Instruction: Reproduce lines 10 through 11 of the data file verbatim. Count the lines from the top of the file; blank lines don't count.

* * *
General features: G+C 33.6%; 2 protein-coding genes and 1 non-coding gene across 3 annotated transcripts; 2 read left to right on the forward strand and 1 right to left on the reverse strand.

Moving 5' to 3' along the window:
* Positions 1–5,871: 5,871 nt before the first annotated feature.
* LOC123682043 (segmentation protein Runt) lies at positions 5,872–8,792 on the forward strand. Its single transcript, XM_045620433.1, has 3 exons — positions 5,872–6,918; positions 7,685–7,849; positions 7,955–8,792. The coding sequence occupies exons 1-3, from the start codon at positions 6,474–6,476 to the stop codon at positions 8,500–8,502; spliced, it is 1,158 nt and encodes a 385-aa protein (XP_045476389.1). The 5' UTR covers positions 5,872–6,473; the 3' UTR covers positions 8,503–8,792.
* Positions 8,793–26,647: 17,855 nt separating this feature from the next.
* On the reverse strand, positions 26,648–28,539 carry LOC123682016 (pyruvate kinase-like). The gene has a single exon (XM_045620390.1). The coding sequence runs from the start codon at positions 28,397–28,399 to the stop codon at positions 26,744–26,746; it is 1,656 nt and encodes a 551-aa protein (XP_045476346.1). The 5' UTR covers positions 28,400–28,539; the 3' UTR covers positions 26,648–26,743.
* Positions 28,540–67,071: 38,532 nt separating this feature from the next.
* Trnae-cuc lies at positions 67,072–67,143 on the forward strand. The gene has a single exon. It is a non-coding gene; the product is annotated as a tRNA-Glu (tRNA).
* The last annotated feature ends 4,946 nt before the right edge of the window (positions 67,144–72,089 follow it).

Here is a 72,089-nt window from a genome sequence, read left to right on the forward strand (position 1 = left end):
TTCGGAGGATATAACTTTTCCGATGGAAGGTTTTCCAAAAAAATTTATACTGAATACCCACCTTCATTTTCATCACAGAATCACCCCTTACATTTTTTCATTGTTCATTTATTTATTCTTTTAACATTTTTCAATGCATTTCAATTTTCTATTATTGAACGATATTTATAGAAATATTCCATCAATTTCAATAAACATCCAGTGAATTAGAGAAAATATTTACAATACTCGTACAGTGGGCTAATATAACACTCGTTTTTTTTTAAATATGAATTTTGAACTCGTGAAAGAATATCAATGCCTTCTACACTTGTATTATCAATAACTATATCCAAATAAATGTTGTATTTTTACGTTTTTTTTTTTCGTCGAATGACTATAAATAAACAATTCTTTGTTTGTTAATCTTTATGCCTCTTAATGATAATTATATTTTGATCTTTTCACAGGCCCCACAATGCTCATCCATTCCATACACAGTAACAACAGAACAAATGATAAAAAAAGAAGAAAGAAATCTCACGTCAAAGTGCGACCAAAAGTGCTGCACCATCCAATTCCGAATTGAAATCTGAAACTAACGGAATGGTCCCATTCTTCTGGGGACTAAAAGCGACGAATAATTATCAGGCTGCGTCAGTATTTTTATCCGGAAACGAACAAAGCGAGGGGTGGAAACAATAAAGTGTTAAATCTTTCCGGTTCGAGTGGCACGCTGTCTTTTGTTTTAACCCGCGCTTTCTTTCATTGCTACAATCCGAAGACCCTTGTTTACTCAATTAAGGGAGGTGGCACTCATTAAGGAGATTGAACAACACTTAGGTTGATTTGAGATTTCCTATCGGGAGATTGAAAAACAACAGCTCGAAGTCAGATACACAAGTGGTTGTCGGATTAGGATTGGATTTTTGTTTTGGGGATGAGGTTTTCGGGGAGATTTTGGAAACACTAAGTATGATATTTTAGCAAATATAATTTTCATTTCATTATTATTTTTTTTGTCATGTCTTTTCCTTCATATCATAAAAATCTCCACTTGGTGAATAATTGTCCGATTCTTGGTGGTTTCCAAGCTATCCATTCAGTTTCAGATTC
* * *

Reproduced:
Here is a 72,089-nt window from a genome sequence, read left to right on the forward strand (position 1 = left end):
TTCGGAGGATATAACTTTTCCGATGGAAGGTTTTCCAAAAAAATTTATACTGAATACCCACCTTCATTTTCATCACAGAATCACCCCTTACATTTTTTCATTGTTCATTTATTTATTCTTTTAACATTTTTCAATGCATTTCAATTTTCTATTATTGAACGATATTTATAGAAATATTCCATCAATTTCAATAAACATCCAGTGAATTAGAGAAAATATTTACAATACTCGTACAGTGGGCTAATATAACACTCGTTTTTTTTTAAATATGAATTTTGAACTCGTGAAAGAATATCAATGCCTTCTACACTTGTATTATCAATAACTATATCCAAATAAATGTTGTATTTTTACGTTTTTTTTTTTCGTCGAATGACTATAAATAAACAATTCTTTGTTTGTTAATCTTTATGCCTCTTAATGATAATTATATTTTGATCTTTTCACAGGCCCCACAATGCTCATCCATTCCATACACAGTAACAACAGAACAAATGATAAAAAAAGAAGAAAGAAATCTCACGTCAAAGTGCGACCAAAAGTGCTGCACCATCCAATTCCGAATTGAAATCTGAAACTAACGGAATGGTCCCATTCTTCTGGGGACTAAAAGCGACGAATAATTATCAGGCTGCGTCAGTATTTTTATCCGGAAACGAACAAAGCGAGGGGTGGAAACAATAAAGTGTTAAATCTTTCCGGTTCGAGTGGCACGCTGTCTTTTGTTTTAACCCGCGCTTTCTTTCATTGCTACAATCCGAAGACCCTTGTTTACTCAATTAAGGGAGGTGGCACTCATTAAGGAGATTGAACAACACTTAGGTTGATTTGAGATTTCCTATCGGGAGATTGAAAAACAACAGCTCGAAGTCAGATACACAAGTGGTTGTCGGATTAGGATTGGATTTTTGTTTTGGGGATGAGGTTTTCGGGGAGATTTTGGAAACACTAAGTATGATATTTTAGCAAATATAATTTTCATTTCATTATTATTTTTTTTGTCATGTCTTTTCCTTCATATCATAAAAATCTCCACTTGGTGAATAATTGTCCGATTCTTGGTGGTTTCCAAGCTATCCATTCAGTTTCAGATTC